Teachers have strong subject knowledge. They clearly identify what pupils need to learn. This information is shared with parents so they can support their children.

In lessons, teachers use ongoing assessment methods to check how well pupils are learning. They help pupils to remember their learning through focused revisits and recaps. Teachers make this explicit.

In mathematics, for example, pupils routinely start their lessons with a number fluency exercise. In history, pupils see the connections between their learning about Nelson Mandela and Rosa Parks. They talk with passion about the equality issues they have learned through studying the lives of these significant people.

Leaders ensure there are clear processes to identify pupils with special educational needs and/or disabilities (SEND). Appropriate support allows pupils with SEND to access the whole curriculum. This support includes help from adults, use of physical resources and targeted interventions.

There are extensive systems to support pupils with their emotional resilience and well-being. This includes nurture provision in the 'Rockpool', where pupils are helped to talk about their feelings.

Pupils benefit from a range of wider opportunities.

They enjoy their after-school activities, including the highly popular gardening club. Pupils enthuse about the development of the school gardens through support from community groups. They are excited to see how well their vegetables grow.

Pupils relish their leadership roles. The democratically elected 'Young MPs' are proud of their work to review the school's lunch menu. They take their responsibilities seriously and believe they can make a difference.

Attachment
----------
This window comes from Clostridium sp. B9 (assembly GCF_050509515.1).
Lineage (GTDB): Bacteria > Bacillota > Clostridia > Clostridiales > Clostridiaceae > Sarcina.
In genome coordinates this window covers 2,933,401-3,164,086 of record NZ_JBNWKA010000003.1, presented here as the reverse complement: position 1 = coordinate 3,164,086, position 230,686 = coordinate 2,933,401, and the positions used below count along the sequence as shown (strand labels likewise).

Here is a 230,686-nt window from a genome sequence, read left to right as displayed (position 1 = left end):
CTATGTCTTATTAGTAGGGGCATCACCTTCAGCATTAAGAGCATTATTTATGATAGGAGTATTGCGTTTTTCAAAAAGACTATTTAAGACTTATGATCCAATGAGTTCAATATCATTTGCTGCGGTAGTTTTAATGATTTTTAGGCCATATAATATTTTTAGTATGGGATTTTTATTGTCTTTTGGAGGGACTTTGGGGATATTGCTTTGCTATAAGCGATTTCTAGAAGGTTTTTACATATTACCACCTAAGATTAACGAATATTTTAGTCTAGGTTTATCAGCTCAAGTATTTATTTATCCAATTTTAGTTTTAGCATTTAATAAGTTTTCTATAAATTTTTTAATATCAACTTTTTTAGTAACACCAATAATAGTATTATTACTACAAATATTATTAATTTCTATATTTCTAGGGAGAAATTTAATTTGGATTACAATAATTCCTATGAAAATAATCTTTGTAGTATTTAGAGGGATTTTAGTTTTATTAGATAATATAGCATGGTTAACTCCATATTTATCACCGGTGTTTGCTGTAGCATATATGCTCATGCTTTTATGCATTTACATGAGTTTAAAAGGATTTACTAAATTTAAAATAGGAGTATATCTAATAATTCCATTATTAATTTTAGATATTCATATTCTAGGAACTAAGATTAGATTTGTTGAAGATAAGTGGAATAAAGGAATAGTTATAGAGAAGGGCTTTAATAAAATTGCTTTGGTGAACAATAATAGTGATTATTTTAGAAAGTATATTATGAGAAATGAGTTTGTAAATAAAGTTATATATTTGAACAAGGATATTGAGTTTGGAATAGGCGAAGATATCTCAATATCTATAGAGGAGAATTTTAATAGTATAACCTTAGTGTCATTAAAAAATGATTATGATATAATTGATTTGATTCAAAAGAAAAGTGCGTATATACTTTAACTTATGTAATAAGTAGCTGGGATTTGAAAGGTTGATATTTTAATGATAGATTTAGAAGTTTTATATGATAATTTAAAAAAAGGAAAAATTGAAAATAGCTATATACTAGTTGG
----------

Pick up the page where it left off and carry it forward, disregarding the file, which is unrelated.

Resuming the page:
Governors know the school well. They support and challenge school leaders appropriately. They share school leaders' desire to provide the best possible opportunities for all pupils.

Staff appreciate the commitment given for their professional development. The subject leader advocacy system is held in high regard by all.


The arrangements for safeguarding are effective.

Leaders ensure that there is a strong culture of safeguarding. All staff are well trained and know how to identify and report concerns. Staff and governors engage with the school leaders' weekly safeguarding question.

This results in ongoing reflection, ensuring everyone has the most up-to-date knowledge.

The designated safeguarding leads are diligent in referring concerns to external agencies. They show tenacity in following up these concerns and securing appropriate support for families.

Through the curriculum, pupils learn how to keep themselves safe when using the internet. They know who to tell if they have any worries about anything they see online.

What does the school need to do to improve?

(Information for the school and appropriate authority)

• There is sometimes a mismatch between pupils' reading skills and key information they are given to read in foundation subjects.

This creates a barrier to their learning. Leaders need to ensure that pupils are supported with their reading across the entire curriculum. ? The writing curriculum is not as well thought through as it is in other subjects.

As a result, pupils do not write as well as they should. Leaders need to implement a clear teaching sequence for writing so that pupils build the necessary knowledge and skills.


When we have judged a school to be good, we will then normally go into the school about once every four years to confirm that the school remains good.

This is called an ungraded inspection, and it is carried out under section 8 of the Education Act 2005. We do not give graded judgements on an ungraded inspection. However, if we find evidence that a school would now receive a higher or lower grade, then the next inspection will be a graded inspection, which is carried out under section 5 of the Act.

Usually, this is within one to two years of the date of the ungraded inspection. If we have serious concerns about safeguarding, behaviour or the quality of education, we will deem the ungraded inspection a graded inspection immediately.

This is the first ungraded inspection since we judged the school to be good in June 2017.

  Compare to
nearby schools